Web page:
'It's really a gimmick': Yellen on minting the $1 trillion coin for debt ceiling
(Kitco News) U.S. Treasury Secretary Janet Yellen rejected the idea of minting a $1 trillion platinum coin to avoid raising the debt ceiling via the usual bipartisan way.
Yellen referred to the idea as a "gimmick."
"I'm opposed to it, and I don't believe that we should consider it seriously. It's really a gimmick," Yellen told CNBC in an interview when asked about the $1 trillion platinum coin idea.
The U.S. Treasury Secretary equated mining the coin to "asking the Federal Reserve to print money to cover deficits that Congress is unwilling to cover by issuing debt."
She added: "It compromises the independence of the Fed conflating monetary and fiscal policy, and instead of showing that Congress and the administration can be trusted to pay the country's bills, you're really going to do the opposite," she said.
On Monday, White House Press Secretary Jen Psaki also stated that options such as mining the platinum coin were not viable because "they wouldn't be accepted by the Federal Reserve, by the guidance of our Treasury secretary, or just by legal restrictions."
In her testimony to Congress last week, Yellen warned that if the debt ceiling is not raised in time, the U.S. will default, which would trigger a financial crisis and undermine the U.S. dollar.
"If the debt ceiling is not raised, there would be a financial crisis, a calamity. It would undermine confidence in the dollar as a reserve currency … It would be a wound of enormous proportions," Yellen said.
According to the U.S. Treasury Secretary, the U.S. will run out of money on October 18 if the debt ceiling is not raised. But instead of relying on politicians to solve the problem, the Treasury Department has another surprising option – minting a $1 trillion platinum coin.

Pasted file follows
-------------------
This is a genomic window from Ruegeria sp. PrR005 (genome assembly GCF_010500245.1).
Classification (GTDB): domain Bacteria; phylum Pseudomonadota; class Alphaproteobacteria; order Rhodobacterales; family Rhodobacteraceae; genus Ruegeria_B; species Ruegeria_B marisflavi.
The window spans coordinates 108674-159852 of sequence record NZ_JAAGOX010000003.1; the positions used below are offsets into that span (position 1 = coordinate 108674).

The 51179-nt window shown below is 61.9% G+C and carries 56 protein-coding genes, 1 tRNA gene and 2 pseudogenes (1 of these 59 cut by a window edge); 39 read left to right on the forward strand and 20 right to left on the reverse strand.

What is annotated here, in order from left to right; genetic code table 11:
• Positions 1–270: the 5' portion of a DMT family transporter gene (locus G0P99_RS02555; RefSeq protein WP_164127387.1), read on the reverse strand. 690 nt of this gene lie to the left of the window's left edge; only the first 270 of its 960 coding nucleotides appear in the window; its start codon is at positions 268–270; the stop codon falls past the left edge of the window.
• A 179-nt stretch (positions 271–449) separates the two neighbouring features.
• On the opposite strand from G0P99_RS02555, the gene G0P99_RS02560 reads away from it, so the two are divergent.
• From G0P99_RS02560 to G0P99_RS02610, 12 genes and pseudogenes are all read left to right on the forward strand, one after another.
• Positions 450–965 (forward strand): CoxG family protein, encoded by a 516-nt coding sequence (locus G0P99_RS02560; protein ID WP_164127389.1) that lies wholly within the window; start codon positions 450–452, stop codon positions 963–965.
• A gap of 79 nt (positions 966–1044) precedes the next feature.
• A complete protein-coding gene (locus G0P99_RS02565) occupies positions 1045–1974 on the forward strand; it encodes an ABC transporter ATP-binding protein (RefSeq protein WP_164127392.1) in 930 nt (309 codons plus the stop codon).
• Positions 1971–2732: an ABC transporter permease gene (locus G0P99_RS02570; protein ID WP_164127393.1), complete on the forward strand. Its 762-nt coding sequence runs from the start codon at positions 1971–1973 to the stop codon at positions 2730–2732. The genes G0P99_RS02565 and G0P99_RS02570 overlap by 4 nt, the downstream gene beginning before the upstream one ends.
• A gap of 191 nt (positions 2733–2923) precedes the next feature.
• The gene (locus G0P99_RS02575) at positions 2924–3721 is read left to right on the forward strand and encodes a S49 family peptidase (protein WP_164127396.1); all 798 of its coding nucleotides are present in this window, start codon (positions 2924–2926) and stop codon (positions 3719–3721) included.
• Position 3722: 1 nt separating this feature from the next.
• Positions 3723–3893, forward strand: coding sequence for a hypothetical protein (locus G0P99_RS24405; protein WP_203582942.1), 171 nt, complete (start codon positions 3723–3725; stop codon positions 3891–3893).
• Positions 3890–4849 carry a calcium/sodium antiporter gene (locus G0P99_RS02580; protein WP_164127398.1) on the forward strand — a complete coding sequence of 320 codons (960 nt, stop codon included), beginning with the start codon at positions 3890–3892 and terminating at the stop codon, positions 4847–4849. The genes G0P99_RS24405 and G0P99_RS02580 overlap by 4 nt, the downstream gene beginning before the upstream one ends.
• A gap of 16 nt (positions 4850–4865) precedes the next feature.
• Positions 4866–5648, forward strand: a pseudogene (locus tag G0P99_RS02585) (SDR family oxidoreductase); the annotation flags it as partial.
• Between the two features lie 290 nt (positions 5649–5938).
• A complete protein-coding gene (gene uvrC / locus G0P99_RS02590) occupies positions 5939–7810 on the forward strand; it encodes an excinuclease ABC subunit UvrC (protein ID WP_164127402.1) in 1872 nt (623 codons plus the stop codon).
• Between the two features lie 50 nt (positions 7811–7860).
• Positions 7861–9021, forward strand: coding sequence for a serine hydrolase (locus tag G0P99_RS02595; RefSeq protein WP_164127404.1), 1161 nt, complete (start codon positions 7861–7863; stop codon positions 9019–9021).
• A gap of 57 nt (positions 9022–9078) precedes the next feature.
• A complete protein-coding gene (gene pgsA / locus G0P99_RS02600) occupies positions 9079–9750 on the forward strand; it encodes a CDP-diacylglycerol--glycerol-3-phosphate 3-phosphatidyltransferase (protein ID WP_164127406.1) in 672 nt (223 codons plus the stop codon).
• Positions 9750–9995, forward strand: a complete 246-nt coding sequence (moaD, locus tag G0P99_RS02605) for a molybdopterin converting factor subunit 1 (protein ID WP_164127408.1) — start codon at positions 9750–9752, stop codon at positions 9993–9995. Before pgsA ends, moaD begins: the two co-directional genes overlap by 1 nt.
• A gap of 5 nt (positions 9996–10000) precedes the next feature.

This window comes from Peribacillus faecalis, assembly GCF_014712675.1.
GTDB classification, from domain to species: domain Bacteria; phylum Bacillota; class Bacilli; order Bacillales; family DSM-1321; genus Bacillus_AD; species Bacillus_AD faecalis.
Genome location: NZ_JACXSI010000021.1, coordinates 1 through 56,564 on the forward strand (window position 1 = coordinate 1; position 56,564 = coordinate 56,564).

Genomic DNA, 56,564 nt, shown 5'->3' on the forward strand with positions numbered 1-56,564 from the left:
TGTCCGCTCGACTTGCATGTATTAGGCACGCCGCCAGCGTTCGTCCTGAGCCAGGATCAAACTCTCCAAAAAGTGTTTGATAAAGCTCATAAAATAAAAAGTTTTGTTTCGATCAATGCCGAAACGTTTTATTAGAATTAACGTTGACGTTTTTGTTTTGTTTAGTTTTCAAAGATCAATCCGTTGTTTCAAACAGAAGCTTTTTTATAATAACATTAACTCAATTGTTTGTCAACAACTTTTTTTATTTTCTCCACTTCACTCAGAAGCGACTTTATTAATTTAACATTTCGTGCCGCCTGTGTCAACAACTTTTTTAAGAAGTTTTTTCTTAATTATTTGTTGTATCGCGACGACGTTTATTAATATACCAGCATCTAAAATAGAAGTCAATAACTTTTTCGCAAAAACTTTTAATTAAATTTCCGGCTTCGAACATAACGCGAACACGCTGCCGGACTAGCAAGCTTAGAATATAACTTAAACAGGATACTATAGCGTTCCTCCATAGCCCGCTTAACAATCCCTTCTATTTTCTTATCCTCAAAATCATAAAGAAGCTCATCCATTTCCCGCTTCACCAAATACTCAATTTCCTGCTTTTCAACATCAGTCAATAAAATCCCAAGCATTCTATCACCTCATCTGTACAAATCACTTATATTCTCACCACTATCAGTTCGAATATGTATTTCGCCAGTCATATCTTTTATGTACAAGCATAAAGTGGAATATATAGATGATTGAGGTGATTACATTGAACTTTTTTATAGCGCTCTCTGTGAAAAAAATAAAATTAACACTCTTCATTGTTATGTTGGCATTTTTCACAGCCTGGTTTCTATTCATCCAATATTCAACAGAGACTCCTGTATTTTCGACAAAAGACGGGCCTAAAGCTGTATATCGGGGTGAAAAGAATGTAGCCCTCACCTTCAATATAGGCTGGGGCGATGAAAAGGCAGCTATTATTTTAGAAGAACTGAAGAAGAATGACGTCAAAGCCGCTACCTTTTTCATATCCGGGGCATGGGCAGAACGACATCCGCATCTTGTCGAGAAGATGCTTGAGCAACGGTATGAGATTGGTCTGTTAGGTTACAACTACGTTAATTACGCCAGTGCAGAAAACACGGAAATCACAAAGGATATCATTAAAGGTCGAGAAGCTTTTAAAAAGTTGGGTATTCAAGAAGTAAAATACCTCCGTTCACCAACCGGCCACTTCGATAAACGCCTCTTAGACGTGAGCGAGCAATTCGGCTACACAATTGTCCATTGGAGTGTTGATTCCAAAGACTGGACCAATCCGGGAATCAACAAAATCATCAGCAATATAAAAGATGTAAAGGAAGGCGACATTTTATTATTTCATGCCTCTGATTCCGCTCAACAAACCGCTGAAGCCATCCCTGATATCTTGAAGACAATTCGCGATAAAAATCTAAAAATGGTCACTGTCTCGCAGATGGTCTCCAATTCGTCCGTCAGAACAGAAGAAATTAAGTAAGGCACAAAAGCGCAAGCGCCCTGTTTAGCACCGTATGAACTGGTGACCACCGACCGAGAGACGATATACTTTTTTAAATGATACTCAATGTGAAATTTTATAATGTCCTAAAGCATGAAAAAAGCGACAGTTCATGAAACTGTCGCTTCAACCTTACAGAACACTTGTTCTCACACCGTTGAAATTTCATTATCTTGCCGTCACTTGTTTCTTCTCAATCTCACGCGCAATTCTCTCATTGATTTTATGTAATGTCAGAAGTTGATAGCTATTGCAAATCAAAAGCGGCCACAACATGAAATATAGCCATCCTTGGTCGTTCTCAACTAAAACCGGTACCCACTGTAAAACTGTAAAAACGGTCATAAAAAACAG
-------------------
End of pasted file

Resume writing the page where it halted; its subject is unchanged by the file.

A loophole in the law dictates the mintage of coins, potentially allowing the Treasury Department to mint platinum coins of any denomination and deposit them at the Federal Reserve in exchange for the U.S. federal debt.
An exact wording can be found in the subsection (k) of 31 USC 5112, which governs "Denominations, specifications, and design of coins."
The clause states: "The Secretary may mint and issue platinum bullion coins and proof platinum coins in accordance with such specifications, designs, varieties, quantities, denominations, and inscriptions as the Secretary, in the Secretary's discretion, may prescribe from time to time."
Theoretically, U.S. Treasury Secretary Janet Yellen can order the platinum coin to be minted and avoid a government shutdown if the debt ceiling is not raised in time.
But before precious metals bulls get too excited and imagine a massive platinum coin being rolled down from the U.S. Treasury to the Federal Reserve, the coin doesn't technically have to be made out of $1 trillion worth of platinum.
The coin potentially would require some platinum to be used, but it can be as small as a dime, with the U.S. Treasury assigning any value to it, including $1 trillion or even more.
The #MintTheCoin option has also been gaining traction on social media, with experts and the general public debating the idea.
Got a very nice email and follow-up from former Mint Director @PhilipNDiehl, which I reproduce here with his permission, that provides useful context on the underlying legislative intent behind 31 USC 5112(k) and reinforces the case for #MintTheCoin. pic.twitter.com/FGIhSgtaoQ— Rohan Grey (@rohangrey) October 6, 2021
Strongly support minting the trillion dollar platinum coin, as long as it is scaled up in size and weight so it has to be comically carried and dropped everywhere like a Laurel & Hardy bit … #MintTheCoin pic.twitter.com/X1XV3C7MiK— James Adomian (@JAdomian) October 6, 2021